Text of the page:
areas such as 3-D installations and walk-through exhibition tours should
be formulated. Image capture guidelines should address neutral backgrounds,
the role of photography as the source for a digital image, framing,
cropping, shadows, recommendations about frames, and the documentation
of image capture and subsequent corrections, sampling or manipulation.
To assist members in image conversion, AMICO should explore a model
RFP for imaging services.
Implementing the Standards Framework
Establishing a working suite of standards for AMICO requires choices
regarding the nature of the information to be distributed. AMICO members
agreed that a standards working group should move quickly to establish
base-level contribution standards around an initial offering that would
be an encyclopedic reference tool of works of art documented in image
and text. No authored multimedia will be included; video and 3-D
data may be included.
This first version of the AMICO Library would be licensed for university
educational use, including classroom projection and examination of details
but not enabling four color printing. A full set of use requirements
should be established as a basis for the final standards.
Initial baselines proposed included:
- Images should be 24 bit.
- A minimum resolution matrix to support the generation of a set of
different image qualities, including a thumbnail, full screen resolution
and a zoom-in multiple of screen resolution will be established.
- Image quality to support high-quality CMYK printing is not necessary.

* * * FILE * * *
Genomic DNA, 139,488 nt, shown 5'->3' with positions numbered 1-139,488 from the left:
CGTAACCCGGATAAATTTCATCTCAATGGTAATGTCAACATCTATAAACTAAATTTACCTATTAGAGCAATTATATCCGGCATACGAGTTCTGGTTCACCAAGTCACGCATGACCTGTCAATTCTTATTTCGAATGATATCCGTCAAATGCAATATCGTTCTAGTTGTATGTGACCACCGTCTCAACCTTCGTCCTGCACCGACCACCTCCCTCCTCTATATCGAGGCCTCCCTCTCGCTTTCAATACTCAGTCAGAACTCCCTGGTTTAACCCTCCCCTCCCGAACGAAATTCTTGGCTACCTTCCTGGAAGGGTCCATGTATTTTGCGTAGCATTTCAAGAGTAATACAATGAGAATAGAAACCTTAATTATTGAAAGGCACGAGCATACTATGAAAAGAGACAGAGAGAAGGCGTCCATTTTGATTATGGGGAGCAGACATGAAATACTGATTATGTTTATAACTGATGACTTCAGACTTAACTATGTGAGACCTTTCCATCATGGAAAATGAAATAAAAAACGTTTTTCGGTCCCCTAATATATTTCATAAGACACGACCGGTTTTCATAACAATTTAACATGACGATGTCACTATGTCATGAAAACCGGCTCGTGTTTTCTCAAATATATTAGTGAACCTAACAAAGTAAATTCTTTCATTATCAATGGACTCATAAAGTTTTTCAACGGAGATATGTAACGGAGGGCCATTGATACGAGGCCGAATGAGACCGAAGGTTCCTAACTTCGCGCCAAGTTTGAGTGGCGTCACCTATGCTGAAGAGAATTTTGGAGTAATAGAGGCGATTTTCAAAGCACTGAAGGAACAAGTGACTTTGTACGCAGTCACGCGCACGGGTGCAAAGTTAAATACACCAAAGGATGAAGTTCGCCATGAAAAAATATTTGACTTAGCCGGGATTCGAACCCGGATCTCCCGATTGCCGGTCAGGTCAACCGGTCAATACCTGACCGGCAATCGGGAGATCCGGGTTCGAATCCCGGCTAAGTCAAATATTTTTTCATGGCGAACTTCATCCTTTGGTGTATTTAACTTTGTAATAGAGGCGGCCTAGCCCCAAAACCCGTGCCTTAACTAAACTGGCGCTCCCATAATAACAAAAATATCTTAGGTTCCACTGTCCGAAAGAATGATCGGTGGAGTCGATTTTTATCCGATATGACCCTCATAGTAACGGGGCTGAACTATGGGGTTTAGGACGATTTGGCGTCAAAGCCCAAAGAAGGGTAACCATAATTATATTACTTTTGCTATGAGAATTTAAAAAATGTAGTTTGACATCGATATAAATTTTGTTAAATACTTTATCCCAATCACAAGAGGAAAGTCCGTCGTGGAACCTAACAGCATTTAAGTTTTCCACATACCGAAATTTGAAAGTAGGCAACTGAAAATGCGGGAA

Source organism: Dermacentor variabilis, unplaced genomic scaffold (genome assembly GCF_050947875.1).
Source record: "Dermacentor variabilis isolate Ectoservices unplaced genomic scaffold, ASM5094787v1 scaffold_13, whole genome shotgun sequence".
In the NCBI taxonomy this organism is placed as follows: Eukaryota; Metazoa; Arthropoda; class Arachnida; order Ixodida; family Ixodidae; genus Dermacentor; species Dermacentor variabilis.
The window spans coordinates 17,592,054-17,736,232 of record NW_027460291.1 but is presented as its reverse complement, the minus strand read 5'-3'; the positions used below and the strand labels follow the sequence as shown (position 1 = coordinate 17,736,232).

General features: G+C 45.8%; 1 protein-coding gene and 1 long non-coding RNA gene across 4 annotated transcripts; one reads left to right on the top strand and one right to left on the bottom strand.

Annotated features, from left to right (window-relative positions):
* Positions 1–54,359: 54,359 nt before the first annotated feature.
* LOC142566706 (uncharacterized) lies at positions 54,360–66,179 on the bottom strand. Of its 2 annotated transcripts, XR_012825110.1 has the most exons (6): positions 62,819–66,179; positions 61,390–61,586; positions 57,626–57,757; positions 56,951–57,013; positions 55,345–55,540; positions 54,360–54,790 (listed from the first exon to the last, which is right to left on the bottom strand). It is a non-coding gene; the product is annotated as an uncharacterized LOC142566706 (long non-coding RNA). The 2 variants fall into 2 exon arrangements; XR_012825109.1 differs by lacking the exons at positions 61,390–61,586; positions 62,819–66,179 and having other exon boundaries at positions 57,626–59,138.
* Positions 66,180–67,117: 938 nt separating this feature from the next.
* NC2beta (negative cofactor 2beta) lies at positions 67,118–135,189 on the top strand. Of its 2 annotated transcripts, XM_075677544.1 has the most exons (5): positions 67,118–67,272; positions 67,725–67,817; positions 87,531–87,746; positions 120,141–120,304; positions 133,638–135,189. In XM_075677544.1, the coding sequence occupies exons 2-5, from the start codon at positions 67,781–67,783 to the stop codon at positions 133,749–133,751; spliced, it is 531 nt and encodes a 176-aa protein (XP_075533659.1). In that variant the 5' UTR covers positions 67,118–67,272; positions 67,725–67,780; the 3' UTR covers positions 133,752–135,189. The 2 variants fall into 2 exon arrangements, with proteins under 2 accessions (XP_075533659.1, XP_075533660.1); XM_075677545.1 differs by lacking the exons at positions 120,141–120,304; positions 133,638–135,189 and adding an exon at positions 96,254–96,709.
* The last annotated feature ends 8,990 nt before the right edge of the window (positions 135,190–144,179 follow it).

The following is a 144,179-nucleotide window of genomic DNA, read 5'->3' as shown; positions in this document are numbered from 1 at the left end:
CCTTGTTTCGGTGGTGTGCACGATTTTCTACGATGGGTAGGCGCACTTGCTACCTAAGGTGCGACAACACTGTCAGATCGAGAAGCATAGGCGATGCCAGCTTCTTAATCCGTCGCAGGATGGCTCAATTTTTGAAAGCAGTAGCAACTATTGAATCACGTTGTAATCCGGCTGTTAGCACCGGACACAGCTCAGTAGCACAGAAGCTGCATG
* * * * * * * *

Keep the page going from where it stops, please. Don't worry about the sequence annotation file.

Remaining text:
- Where possible, AMICO should provide reference color bars for color
management and calibration.
- Consistent color management needs to be investigated.
- Watermarking research should explore DigimarcÔ
and select a single method to be implemented for the AMICO Library
- Vector data representation standards should be set to allow major
- Video standards should be adopted to allow major practices.
- Acceptable file formats will include
TIFF and lossless JPEG/JFIF. Proprietary formats such as PhotoCDÔ
are unlikely to be acceptable. Further research needs to be conducted
into whether FlashPixÔ
, PNG and other formats might be acceptable
- Minimum requirements for image metadata must be established.
- Tombstone (core) data content standards should be established with
reference to the MESL data analysis, RLG's REACH analysis, the Dublin
Core, the VRA data standard and CDWA.
- Access point requirements should be established with reference to
the CIMI Access Points, and an analysis of end user requirements.
- Vocabulary standards (AAT, ULAN, TGN, etc.) should be mapped to
these content fields when possible.
- Minimum data standards for delivery to AMICO and standards for redistribution
should be set.
Future Tasks and Questions
Steps to a short-term, but comprehensive, standards framework include
completing the surveys of members data and proposing:
Draft Image Standard
- review image file formats, considering viability of PNG and FlashPix
- assess color management technologies. Is there a short-term recommendation?
- reviewing watermarking technologies and make a recommendation
for implementation within AMICO
- propose first working standard for comment, which will become
basis for Image acquisition guidelines for AMICO members
Draft Text Standard
- based on survey of current practice, define a "strawman" text
- review this in light of current metadata standards efforts
- map into end user requirements
- propose first working standard for comment
- propose standards for the medium and method of delivery of contribution
to the AMICO Library.
- propose a "strawman" distribution format for comment by potential
- In the medium term, and before full deployment, AMICO members need
to define and test an architecture, the nature and content of initial
offering, the processes for acquiring, delivering, extracting, enhancing,
and distributing the data, and means to reward members for delivery
of quality documentation.
- Copyright and other rights management data standards must be set.;
explore rights management data requirements with other rights management